As our Fall Series wraps up, there is one musical group that has yet to make an appearance: the Calgary Philharmonic Chorus. Current COVID-19 restrictions don’t allow choral performances, but our Chorus has adapted — in fact, they’ve been as busy as ever! We recently had the pleasure of catching up with chorus members Kevin Joseph Di Filippo (Bass), Michelle Bozynski (Soprano), Amy Klintberg (Soprano), and Evan Mounce, who is leading the chorus this season, to get the inside scoop on what they’ve been up to.
Many of us have grown used to working from home over the past months, and while moving the Chorus to virtual sessions on Zoom meetings sounds near impossible, they say it’s actually worked really well. All members meet online once a week — the leaders of each section (Soprano, Alto, Tenor, and Bass) have their microphones on so everyone can hear them speak and sing, but the rest of the singers are muted. That way, each individual member only hears their own voice as they sing along with the section leader, which is very different than hearing their voice in a group of others.
“I was expecting our online meetings to be a sort of awkward-duck experience of weird solo singing, but I’ve found them surprisingly smooth” says Di Filippo. That’s not to say there aren’t challenges. “Normally in groups, it’s easier to hide when you aren’t as strong with one part or feeling unsure about how it’s supposed to sound. Now you’re much more exposed and individually responsible, and it’s much more (sometime painfully) obvious when your pitch is unstable or straying.”
The Chorus also takes part in workshops about once a month — the number of options available has increased due to the accessibility of digital programming. First up, the Chorus had an IPA (International Phonetic Alphabet — not to be confused with craft beer!) workshop with Soprano section leader Hannah Pagekopf, which Klintberg describes as having “masterclass value.” In October, the Chorus was joined by Calgary Philharmonic guest percussionist Malcolm Lim for a Rhythm Mastery workshop. Bozynski expressed great admiration and appreciation for Lim’s complex rhythms, which she says brought challenges and humility to the group. In November, the Chorus welcomed Edmonton-based musician and seasoned yogi David Wilson, who leads a unique Body, Breath, and Voice workshop focused on managing the life-based physical tensions that impact the respiratory system and support system, which in turn impact vocal production — a challenge that’s all too common for many musicians these days.
The Chorus is also looking forward to some virtual performances, including a special holiday video (update: see below). Later in the Season, a collective highlight will be the performance of a new commission led by Alberta composer Laura Hawley. They all speak highly of Hawley’s uniquely inclusive approach to working with the group, and Klintberg says they find themselves “hanging on her every word.” As part of Hawley’s writing process, she invited Chorus members to help her source poetry — some, including Klintberg, felt inspired enough to write their own. This is truly going to be something special from the Chorus and we look forward to its expected world premiere in 2021.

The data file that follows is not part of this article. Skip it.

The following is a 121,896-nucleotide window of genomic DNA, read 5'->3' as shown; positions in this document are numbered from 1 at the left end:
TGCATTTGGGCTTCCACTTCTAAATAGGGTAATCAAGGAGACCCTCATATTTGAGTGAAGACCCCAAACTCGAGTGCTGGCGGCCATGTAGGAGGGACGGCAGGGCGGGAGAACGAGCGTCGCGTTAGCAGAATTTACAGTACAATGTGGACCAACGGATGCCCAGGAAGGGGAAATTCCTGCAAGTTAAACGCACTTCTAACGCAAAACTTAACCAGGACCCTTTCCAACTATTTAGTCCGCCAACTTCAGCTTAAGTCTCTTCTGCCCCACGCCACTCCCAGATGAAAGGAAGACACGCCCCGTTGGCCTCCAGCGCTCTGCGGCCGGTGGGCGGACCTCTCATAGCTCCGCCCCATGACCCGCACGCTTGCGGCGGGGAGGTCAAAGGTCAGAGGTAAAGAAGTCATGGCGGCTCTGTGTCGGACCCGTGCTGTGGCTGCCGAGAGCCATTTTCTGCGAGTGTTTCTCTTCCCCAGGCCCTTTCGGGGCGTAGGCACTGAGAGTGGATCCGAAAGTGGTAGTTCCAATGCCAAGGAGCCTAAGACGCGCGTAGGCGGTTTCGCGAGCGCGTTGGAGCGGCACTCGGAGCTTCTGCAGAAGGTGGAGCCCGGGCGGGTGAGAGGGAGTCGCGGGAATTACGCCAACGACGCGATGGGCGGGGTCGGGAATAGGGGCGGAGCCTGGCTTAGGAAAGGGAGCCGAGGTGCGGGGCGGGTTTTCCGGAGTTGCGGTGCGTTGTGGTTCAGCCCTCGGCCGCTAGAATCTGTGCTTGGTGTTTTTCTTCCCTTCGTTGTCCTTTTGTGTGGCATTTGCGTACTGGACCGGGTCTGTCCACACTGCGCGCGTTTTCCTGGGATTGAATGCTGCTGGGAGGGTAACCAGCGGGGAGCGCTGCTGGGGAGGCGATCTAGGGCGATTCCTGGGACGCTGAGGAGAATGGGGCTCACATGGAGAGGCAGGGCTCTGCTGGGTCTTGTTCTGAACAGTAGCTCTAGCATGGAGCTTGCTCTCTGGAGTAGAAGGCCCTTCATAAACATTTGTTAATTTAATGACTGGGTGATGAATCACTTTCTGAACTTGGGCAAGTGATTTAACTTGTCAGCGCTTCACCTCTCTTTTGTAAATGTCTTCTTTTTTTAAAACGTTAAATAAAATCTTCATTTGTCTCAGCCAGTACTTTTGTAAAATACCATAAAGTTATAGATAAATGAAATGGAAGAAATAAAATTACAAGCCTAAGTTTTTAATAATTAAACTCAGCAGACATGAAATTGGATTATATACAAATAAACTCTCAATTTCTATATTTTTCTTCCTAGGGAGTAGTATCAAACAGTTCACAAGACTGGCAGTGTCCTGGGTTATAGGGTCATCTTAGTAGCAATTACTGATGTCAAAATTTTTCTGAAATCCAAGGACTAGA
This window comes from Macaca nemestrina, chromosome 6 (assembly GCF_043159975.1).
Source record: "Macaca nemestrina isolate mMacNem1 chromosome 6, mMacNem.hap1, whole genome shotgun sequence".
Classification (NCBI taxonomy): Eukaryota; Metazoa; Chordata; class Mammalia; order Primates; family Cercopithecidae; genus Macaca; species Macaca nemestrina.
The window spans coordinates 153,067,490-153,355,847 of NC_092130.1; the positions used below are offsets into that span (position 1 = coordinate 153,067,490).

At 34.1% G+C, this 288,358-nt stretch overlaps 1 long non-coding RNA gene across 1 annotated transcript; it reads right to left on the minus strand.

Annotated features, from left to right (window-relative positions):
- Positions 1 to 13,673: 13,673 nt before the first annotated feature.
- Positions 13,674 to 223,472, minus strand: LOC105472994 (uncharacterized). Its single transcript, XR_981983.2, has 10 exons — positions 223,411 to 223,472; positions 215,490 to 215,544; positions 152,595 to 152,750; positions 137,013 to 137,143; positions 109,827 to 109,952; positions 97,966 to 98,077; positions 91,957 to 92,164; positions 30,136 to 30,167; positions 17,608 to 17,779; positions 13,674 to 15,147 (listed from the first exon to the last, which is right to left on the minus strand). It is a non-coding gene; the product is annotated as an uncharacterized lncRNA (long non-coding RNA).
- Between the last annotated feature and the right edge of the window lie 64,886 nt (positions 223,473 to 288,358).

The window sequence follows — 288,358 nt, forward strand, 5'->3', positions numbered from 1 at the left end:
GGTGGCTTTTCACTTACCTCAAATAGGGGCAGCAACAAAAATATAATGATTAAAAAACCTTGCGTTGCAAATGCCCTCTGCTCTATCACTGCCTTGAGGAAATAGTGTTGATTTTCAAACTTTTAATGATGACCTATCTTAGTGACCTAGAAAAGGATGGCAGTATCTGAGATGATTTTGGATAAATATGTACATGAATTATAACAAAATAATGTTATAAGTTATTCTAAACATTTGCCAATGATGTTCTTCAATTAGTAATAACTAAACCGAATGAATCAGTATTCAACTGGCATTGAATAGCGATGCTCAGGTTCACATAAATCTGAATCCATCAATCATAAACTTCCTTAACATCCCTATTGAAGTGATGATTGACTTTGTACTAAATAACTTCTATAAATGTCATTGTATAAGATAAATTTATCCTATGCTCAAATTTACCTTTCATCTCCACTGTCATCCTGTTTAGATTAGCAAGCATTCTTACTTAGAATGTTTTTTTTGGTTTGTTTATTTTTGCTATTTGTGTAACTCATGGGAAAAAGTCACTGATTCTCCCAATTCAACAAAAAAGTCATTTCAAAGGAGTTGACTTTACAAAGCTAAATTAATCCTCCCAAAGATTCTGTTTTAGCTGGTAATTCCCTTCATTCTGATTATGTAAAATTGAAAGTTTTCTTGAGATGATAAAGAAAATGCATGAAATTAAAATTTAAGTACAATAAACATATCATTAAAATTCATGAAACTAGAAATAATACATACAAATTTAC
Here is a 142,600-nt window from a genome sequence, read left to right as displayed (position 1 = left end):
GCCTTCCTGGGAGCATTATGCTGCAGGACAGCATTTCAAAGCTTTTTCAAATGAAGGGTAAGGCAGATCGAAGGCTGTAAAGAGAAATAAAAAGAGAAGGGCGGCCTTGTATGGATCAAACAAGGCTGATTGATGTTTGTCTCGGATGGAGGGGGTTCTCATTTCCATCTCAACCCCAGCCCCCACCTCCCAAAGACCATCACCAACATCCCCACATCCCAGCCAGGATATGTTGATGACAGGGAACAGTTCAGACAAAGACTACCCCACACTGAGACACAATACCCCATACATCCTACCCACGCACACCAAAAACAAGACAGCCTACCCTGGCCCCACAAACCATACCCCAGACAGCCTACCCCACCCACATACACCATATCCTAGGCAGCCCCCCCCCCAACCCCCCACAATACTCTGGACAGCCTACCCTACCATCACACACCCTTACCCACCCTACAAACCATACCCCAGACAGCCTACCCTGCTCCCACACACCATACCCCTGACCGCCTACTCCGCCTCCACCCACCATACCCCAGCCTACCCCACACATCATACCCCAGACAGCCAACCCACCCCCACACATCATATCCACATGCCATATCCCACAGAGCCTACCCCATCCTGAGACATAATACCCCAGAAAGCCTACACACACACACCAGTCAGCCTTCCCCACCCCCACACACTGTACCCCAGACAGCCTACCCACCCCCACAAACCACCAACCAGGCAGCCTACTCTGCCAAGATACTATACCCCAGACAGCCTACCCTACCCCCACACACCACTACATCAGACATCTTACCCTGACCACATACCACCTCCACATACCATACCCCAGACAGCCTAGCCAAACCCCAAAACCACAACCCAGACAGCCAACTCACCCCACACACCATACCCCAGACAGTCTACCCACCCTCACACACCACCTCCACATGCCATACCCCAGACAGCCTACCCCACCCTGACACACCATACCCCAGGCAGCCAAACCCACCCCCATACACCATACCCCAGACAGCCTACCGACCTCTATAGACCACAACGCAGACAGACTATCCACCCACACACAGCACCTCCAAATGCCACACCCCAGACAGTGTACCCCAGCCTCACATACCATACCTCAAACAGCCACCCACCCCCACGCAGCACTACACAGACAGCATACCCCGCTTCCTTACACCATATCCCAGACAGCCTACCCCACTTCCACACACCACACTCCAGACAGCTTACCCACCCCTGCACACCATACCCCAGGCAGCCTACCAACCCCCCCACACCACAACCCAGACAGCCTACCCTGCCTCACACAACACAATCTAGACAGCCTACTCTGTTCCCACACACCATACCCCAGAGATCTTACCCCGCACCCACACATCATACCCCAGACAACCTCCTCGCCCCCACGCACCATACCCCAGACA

Overall, the move to online practices and rehearsals has been beneficial, keeping the vocalists connected and in good form. With more time to work on sectionals regularly, and a way for everyone to equally voice ideas, we can expect the Chorus to sound as good as ever when they return to the stage.
As busy as our Chorus members are between their day jobs and rehearsals, they’ve also found time for themselves. Di Filippo has seized the chance to do a deep dive into some of his favourite artists’ discographies — from pop classics like Fleetwood Mac’s Rumors, Elton John’s Yellow Brick Road, Paul Simon’s Graceland, and the Beach Boys Pet Sounds, to video games scores including Jeremy Soule and the Elder Scrolls franchise as well as Christopher Tin’s Civilization franchise. Some musicians continue to find comfort in experiencing music with others even from a distance. Bozynski is often found next to a radio, listening to Sunday morning programs and rekindling her spotlight spirit with Backstage with Ben Heppner and a variety of choral programming. Others have seen this as a chance for personal development and exploration — a challenging search for online opportunities led Klintberg to launch her own YouTube channel for singing and education.
The Chorus continues to show passion and determination in the face of some major challenges. We are incredibly proud and grateful for all their work and are looking forward to their virtual performances as we wait to be reunited once again at home in the concert hall.
By Adam Masson
Update: A special holiday recording was released on 22 December — enjoy the video below.